Trading has changed a lot. In the past pit traders had to have a loud voice, sharp elbows, and the ability to do arithmetical calculations in their heads at lightning speed; perhaps with some help from a prehistoric handheld calculator. Geeks were not welcome.
Things are very different today. The trading floors have mostly been replaced by virtual exchanges, and many of the traders have been superseded by black box algorithims.
So is it still possible for a technophobe to work in trading, or is an expertise in at least one programming language absolutely necessary?
The answer depends mostly on what type of trading you are doing. Thanks to the Volcker Rule, proprietary ('prop') trading on the sell-side (ie. in investment banks) is a thing of the past, so sell-side traders are engaged in market making or dealing with client flow. In most asset classes market making is entirely automated. Fewer traders are required, and most of those that are left will be writing code. Here speed is of the essence, and only languages like C++ and perhaps Java are fast enough.
The pricing and hedging of client deals is still done by actual people in most banks, but it depends on the sophistication of the underlying product. More exotic instruments still require the human touch. Valuations of highly bespoke trades are likely to be done in hastily constructed spreadsheets. A good working knowledge of the Visual Basic that underpins many of these spreadsheets is more useful here than a Phd in software engineering.
Meanwhile on the buy-side traders can broadly be divided into three categories: quantitative strategy traders, execution traders, and high frequency traders.
Traders developing quantitative strategies may be employed on the 'buy-side' by hedge funds or more traditional asset managers, and their role blurs into that of quantitative portfolio managers. Their job is to design strategies that will trade systematically (ie. using computer models, with minimal human intervention.) Coding skills are vital here to comb through large amounts of data and to create prototype strategies for testing new ideas.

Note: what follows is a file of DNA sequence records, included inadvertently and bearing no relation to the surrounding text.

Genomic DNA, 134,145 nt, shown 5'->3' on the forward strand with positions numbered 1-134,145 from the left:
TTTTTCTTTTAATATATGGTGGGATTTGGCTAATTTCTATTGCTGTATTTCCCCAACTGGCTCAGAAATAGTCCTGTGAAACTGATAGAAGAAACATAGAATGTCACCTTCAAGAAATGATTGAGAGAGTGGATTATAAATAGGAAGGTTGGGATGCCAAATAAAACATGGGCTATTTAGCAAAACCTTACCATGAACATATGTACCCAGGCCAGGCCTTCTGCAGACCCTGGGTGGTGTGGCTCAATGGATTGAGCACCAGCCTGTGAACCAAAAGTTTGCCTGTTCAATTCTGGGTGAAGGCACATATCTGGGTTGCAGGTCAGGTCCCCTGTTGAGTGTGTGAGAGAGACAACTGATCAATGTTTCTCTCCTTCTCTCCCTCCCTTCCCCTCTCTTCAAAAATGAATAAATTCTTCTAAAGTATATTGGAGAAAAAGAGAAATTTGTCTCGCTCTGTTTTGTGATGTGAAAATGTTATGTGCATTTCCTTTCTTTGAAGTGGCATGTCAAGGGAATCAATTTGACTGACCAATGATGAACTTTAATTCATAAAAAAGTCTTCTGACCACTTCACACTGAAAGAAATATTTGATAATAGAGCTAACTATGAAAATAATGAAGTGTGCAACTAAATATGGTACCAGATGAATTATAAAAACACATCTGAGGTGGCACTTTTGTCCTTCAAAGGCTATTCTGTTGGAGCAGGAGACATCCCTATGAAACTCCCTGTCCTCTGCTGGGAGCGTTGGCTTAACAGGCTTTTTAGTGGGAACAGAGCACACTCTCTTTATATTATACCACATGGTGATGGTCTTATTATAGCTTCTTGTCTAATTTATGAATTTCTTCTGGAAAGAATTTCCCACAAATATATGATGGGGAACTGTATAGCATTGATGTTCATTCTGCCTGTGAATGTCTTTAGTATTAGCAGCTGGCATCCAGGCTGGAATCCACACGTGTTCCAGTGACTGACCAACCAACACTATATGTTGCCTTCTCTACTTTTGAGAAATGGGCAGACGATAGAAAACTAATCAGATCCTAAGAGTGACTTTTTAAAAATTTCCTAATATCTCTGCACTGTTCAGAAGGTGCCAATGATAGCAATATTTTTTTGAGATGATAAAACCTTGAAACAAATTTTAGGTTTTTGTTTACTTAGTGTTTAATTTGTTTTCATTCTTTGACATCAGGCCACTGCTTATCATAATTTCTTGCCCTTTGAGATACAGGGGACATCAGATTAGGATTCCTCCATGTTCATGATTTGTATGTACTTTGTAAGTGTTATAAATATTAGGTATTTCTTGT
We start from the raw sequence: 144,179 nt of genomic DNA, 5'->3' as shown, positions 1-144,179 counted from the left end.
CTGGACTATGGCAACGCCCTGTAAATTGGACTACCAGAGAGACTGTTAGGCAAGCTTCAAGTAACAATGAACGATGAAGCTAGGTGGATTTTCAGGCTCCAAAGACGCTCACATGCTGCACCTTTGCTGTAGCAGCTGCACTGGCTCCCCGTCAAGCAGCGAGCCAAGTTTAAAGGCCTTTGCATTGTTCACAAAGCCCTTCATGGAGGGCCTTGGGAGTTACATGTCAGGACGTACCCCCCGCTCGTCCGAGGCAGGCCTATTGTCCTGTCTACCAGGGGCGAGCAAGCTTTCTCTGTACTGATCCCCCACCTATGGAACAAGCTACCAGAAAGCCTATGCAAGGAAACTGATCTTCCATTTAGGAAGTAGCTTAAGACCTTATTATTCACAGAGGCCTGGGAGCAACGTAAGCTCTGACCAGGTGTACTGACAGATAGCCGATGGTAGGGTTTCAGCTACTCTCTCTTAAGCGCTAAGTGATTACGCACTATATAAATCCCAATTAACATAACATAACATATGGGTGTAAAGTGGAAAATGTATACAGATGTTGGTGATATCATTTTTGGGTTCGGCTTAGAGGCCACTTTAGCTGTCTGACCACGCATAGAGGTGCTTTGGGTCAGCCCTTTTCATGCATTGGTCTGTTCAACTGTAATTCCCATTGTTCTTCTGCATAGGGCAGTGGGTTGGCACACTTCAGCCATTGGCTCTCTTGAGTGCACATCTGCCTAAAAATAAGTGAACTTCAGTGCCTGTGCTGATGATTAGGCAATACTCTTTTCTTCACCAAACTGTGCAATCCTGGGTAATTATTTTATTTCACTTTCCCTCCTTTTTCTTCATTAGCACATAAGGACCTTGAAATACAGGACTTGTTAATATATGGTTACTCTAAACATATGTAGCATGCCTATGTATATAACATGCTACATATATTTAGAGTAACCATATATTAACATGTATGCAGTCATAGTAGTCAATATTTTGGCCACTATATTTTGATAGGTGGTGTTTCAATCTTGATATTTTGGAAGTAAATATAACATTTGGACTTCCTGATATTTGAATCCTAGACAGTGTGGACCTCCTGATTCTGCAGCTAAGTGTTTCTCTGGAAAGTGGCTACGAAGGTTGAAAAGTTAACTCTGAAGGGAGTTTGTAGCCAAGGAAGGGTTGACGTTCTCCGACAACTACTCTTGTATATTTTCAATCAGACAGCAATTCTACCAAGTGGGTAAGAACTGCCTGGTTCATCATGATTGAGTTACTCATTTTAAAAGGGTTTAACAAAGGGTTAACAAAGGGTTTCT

Python is the preferred language of many quantitative traders because of the extensive availability of packages for data analysis, like SciPy and Pandas. R is also popular as it’s the default used for statistical analysis in many university courses. With such good open source languages around, commercial alternatives like Matlab are no longer in vogue.
Execution traders on the buy-side have the job of implementing the portfolio rebalancing decisions made by quantitative strategies or old fashioned portfolio managers. They achieve this in several different ways: by outsourcing to third party execution algorithms (algos) provided by banks, developing their own algos, or by manual trading (which still outperforms algos in certain markets). The coding skillset needed to develop your own algos overlaps with that of buy side market makers.
In any case, where multiple routes to market are used in house execution desks will need to constantly evaluate the efficacy of each algo or warm-blooded human trader. This requires data analysis and coding skills very much like those of quantitative traders.
Lastly, high frequency traders have a similar job to other quantitative traders, but at much shorter time horizons. This means they’re dealing with very large data sets. Here. familiarity with the Hadoop ecosystem becomes vitally important. Python is still popular in high frequency trading (HFT), but newer languages like Go are better suited for concurrent processing of big data sets.
Once a strategy is created then as a high frequency trader you are dealing in very short time scales, and minimising latency is key. As with buy side market makers C++ is probably the only high level language that’s quick enough, but to get a real edge you will probably need to dive down into assembly language and have a deep understanding of computer networks and hardware.
However, if you’ve only got time to learn one programming language then Python is probably the most versatile. As it’s widely used in other industries it also makes a great plan B if you never make it as a trader. - And there are plenty of those.
Robert Carver has worked on the sell side - as an options trader - and on the buy side: he is a former head of fixed income at quantitative hedge fund AHL, and the author of 'Systematic Trading' and 'Smart Portfolios'. He still owns a handheld HP17B calculator.
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